Link→ 1 2 3 4 5 6 7 8 9 10

Chain↓

Chain 2(a) 8221 6693 7998 7452 7195 7071 7935 7935 8379 6481

Chain 2(b) 8211 8379 6481 7452 7195 7071 7935 7935 6693 7998

Table 1 shows that the links of chain-2(a) and 2(b) are in one-to-one correspondence, i.e.,

link 1→1, 2→9, 3→10, 4→4, 5→5, 6→6, 7→7, 8→8, 9→2, 10→3 and hence the two

chains are isomorphic.

It is can also be seen from Table 1 that the link numbers 7 and 8 are having the same

LS values in both the chains, i.e., 7935 hence link 7 and 8 are identical links, only nine

distinct mechanisms are possible.

The chain signature for both the chains is

CS2a = CS2b = 75350

Example 3: A pair of non-isomorphic, three degree of freedom, 10-link chains having

same characteristics polynomial for their adjacency matrices is shown in

Figure 3(a) and (b).

54 S.S.H. Rizvi et al.

LI matrices of both the chains shown in Figure 3(a) and (b) are obtained, and the LS

values, depicted in Table 2, are calculated.

Table 2 LS values of chains-3(a) and 3(b)

Link→ 1 2 3 4 5 6 7 8 9 10

Chain↓

Chain 3(a) 7910 7088 7177 7088 5395 5625 4754 5625 5395 5941

Chain 3(b) 7177 7088 7177 7088 4811 5625 5265 5625 4811 5941

Table 2 shows that the links of chain-3(a) and 3(b) are not in one-to-one correspondence,

i.e., link 2→2, 3→3, 4→4, 6→6, 8→8, 10→10 but the links 1, 5, 7 and 9 does not have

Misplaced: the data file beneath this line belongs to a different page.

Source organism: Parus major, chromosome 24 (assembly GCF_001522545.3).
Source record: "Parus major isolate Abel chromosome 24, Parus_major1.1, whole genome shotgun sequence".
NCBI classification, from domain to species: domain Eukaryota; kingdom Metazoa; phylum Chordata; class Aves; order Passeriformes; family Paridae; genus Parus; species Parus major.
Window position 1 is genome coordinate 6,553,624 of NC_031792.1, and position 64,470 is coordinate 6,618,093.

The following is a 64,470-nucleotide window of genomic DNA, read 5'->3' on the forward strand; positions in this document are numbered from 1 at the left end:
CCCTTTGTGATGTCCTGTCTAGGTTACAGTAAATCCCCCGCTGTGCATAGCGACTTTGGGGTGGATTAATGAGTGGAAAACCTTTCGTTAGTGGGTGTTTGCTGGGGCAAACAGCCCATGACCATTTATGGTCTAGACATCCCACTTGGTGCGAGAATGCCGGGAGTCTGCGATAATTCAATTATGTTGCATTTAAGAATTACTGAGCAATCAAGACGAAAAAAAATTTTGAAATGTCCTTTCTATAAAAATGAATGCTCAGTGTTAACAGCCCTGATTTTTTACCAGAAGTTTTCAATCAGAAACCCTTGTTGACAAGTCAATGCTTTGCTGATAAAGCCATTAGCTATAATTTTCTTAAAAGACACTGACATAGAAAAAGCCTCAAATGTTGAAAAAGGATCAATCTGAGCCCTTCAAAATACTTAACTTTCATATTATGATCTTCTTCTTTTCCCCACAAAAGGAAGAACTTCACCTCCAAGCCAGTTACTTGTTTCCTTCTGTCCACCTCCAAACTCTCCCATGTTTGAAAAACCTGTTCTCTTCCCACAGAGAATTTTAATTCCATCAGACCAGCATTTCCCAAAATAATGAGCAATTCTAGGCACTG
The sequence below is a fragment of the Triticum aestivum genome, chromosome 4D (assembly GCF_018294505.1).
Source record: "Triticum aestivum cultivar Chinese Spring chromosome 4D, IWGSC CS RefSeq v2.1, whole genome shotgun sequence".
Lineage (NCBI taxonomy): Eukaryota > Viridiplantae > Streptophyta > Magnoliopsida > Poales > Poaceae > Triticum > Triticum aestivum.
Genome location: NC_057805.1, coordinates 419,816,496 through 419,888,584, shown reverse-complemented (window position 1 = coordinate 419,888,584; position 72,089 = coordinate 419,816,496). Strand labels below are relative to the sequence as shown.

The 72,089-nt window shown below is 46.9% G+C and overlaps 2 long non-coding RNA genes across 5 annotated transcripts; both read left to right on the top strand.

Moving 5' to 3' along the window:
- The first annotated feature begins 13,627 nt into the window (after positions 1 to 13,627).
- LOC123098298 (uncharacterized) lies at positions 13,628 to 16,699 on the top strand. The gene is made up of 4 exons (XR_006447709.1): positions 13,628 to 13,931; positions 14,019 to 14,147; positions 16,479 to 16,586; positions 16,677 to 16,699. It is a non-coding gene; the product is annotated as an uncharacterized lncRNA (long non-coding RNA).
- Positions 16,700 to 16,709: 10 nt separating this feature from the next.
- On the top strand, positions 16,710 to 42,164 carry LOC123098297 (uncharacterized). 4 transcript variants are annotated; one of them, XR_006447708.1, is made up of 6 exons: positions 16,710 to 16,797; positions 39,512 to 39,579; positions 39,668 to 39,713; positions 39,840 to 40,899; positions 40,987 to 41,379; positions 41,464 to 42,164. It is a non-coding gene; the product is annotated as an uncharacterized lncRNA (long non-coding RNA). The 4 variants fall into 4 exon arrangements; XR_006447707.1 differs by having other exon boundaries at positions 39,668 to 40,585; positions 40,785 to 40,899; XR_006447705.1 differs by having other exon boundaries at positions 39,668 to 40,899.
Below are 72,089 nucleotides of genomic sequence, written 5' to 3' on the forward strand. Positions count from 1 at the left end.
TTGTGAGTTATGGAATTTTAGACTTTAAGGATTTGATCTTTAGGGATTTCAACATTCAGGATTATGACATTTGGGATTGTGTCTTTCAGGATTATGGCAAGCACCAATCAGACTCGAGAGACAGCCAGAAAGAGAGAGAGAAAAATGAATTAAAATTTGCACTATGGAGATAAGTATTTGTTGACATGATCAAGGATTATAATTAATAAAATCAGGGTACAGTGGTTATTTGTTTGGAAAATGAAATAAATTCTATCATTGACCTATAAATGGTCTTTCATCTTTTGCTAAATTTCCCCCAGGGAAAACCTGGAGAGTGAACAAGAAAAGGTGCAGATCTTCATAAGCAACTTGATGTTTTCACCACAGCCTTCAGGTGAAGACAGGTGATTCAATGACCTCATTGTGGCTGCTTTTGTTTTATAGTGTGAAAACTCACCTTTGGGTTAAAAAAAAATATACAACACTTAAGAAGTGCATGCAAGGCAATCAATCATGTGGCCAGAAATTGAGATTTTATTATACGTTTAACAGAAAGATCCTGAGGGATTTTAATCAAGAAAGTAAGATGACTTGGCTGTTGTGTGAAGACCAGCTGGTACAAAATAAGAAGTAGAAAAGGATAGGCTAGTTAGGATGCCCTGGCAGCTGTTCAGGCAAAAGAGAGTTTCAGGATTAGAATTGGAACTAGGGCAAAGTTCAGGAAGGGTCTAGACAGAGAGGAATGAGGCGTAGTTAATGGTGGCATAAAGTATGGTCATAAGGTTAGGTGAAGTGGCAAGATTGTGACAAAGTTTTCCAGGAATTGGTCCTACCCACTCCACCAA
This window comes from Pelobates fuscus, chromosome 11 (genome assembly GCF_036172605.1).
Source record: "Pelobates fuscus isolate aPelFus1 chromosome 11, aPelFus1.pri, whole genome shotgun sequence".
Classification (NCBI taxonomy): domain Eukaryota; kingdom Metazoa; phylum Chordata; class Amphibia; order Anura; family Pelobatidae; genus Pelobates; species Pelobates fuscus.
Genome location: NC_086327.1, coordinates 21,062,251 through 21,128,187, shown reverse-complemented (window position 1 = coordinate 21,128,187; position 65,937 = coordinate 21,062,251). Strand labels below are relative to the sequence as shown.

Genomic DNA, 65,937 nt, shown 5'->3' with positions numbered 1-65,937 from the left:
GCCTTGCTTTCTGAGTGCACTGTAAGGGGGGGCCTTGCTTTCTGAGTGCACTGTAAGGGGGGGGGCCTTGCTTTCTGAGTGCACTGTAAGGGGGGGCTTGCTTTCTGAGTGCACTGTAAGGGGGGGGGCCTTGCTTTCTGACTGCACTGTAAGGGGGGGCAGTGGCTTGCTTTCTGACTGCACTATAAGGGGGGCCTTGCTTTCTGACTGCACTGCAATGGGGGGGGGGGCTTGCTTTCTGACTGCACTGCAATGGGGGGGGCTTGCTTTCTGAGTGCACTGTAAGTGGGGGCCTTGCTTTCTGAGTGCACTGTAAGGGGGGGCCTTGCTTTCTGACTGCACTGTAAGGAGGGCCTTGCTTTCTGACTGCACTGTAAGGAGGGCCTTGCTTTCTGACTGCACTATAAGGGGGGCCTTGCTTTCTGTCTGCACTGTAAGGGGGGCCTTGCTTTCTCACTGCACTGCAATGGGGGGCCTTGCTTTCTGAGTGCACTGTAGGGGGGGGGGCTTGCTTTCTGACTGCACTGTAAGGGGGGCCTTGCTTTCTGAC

any correspondence hence the two chains are non-isomorphic.

The chains shown in Figure 3 are co-spectral and non-isomorphic, which was also

concluded by Mruthyunjaya and Balasubramanian (1987).

It is also seen from Table 2 that the chain-3(a) is having the following pairs of

identical links (2,4), (5,9) and (6,8) hence from chain-3(a) only seven distinct

mechanisms are possible.

The chain-3(b) is having the following pairs of identical links (1,3), (2,4), (5,9) and

(6,8) as the link values are same hence from chain-3(b), six distinct mechanisms are

possible.

The chain signature for the chains 3(a) and 3(b) is as follows:

CS3a = 61998 and CS3b = 60608

Example 4: A pair of non-isomorphic, single degree of freedom 10-link chains is shown

in Figure 4(a) and (b) (Ding and Huang 2007).

Figure 4 A pair of non-isomorphic, single degree of freedom, 10-link chains (see online version

for colours)

Inversions and isomorphism detection in kinematic chains 55

LI matrices of both the chains shown in Figure 4(a) and (b) are obtained, and the LS

values, depicted in Table 3, are calculated.

Link→ 1 2 3 4 5 6 7 8 9 10

Chain↓

Chain 11434 7889 7889 11434 11434 7889 7889 11434 14389 14389